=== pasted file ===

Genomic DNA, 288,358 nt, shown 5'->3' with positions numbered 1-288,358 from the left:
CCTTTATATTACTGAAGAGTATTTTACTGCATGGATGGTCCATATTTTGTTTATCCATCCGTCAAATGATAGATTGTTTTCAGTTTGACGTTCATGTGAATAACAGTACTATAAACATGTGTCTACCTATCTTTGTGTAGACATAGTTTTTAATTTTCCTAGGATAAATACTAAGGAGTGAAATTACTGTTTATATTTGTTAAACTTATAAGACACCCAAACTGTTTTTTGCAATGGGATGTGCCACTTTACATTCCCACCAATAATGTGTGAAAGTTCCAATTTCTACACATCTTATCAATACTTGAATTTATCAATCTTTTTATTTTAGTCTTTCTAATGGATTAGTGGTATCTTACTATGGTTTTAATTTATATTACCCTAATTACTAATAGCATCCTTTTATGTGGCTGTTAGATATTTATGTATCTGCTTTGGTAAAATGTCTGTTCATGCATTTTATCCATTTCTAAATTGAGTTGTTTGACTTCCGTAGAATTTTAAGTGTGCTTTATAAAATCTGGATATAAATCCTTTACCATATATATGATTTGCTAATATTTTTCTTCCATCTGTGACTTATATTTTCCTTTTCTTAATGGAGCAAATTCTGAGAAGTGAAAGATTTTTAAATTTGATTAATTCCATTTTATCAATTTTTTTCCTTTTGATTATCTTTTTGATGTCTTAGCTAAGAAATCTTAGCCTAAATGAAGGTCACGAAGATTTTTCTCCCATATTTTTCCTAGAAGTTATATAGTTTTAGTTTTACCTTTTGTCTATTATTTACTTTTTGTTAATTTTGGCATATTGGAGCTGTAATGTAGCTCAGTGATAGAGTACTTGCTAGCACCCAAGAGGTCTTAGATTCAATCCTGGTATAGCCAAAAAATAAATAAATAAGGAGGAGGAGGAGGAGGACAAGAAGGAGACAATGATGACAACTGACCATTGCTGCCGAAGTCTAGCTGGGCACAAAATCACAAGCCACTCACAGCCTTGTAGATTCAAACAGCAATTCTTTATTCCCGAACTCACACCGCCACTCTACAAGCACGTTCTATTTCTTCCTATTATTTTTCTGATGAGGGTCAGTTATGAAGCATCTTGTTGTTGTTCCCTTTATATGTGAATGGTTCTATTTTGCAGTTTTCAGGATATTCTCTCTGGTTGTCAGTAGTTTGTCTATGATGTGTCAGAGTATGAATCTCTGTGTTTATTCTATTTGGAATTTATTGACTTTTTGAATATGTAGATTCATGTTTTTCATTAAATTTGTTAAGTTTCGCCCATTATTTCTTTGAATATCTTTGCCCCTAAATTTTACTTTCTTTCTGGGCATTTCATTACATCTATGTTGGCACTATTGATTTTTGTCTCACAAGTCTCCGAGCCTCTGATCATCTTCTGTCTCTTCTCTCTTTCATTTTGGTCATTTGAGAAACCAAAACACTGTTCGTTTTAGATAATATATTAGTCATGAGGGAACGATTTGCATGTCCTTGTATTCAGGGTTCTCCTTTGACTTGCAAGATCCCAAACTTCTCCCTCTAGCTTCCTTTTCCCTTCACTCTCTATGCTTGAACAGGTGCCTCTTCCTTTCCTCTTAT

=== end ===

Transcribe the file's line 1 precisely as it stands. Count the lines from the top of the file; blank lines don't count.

Genomic DNA, 288,358 nt, shown 5'->3' with positions numbered 1-288,358 from the left: